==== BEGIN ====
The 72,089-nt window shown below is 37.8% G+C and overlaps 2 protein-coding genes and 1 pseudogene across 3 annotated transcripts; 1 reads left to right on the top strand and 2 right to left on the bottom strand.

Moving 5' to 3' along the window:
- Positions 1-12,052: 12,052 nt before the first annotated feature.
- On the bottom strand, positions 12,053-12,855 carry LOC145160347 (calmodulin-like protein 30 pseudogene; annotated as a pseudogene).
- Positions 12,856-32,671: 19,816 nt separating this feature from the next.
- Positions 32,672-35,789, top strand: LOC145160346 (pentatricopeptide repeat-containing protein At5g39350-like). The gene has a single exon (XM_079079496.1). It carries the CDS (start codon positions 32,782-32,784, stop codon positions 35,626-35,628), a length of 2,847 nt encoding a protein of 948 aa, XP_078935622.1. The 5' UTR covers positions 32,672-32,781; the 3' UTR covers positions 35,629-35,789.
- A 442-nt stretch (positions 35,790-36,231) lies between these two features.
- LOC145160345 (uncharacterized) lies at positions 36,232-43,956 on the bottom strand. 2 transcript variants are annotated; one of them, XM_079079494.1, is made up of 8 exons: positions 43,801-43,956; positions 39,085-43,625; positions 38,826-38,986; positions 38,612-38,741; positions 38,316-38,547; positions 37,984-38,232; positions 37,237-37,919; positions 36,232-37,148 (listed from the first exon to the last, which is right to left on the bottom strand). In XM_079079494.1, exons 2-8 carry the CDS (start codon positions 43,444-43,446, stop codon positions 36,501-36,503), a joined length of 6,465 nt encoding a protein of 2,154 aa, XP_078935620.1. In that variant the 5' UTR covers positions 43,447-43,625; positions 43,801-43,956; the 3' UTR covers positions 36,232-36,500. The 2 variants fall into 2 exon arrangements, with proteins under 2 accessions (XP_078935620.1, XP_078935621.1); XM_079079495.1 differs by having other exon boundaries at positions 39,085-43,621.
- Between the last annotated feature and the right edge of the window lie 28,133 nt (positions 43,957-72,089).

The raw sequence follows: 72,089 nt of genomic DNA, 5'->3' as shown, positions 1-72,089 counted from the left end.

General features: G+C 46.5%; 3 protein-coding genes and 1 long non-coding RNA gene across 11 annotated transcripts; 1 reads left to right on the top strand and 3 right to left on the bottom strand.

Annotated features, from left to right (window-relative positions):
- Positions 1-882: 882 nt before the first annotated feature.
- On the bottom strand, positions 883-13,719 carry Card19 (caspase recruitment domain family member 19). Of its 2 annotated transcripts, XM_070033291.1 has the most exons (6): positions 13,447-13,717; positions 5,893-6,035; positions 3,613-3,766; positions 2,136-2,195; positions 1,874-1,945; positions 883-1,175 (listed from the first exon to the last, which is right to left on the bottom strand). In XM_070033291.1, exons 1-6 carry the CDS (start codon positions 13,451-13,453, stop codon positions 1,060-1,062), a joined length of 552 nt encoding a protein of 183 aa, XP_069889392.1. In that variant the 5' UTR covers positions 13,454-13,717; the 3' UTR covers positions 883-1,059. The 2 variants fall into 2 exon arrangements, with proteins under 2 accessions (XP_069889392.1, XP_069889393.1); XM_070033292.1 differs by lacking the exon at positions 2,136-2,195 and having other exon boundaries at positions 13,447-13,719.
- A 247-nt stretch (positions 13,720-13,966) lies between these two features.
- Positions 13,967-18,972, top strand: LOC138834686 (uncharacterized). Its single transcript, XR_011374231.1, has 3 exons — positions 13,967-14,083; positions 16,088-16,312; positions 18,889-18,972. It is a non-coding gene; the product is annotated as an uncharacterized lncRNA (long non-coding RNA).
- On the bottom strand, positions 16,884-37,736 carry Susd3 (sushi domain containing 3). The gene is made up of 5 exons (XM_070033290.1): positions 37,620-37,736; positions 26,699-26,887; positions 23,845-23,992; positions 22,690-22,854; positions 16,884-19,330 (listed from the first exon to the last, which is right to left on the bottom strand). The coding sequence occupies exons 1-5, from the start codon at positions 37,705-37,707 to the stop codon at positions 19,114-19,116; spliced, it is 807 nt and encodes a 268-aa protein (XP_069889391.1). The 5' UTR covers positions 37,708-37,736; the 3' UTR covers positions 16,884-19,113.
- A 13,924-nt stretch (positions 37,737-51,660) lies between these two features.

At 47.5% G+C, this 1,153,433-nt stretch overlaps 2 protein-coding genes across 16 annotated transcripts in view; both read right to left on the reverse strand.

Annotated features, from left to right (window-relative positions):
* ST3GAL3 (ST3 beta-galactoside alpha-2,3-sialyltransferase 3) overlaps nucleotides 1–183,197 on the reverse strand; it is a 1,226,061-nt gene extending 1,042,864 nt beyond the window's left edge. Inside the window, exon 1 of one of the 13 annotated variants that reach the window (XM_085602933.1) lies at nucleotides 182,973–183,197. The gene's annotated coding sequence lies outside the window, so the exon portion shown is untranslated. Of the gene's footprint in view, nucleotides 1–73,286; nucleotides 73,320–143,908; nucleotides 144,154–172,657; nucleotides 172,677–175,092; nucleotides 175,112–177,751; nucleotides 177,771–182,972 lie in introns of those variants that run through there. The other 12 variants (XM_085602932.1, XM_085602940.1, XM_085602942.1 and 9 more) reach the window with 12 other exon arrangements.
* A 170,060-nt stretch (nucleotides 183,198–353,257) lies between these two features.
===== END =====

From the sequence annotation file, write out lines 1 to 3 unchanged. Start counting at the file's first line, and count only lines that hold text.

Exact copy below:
The 72,089-nt window shown below is 37.8% G+C and overlaps 2 protein-coding genes and 1 pseudogene across 3 annotated transcripts; 1 reads left to right on the top strand and 2 right to left on the bottom strand.

Moving 5' to 3' along the window:
- Positions 1-12,052: 12,052 nt before the first annotated feature.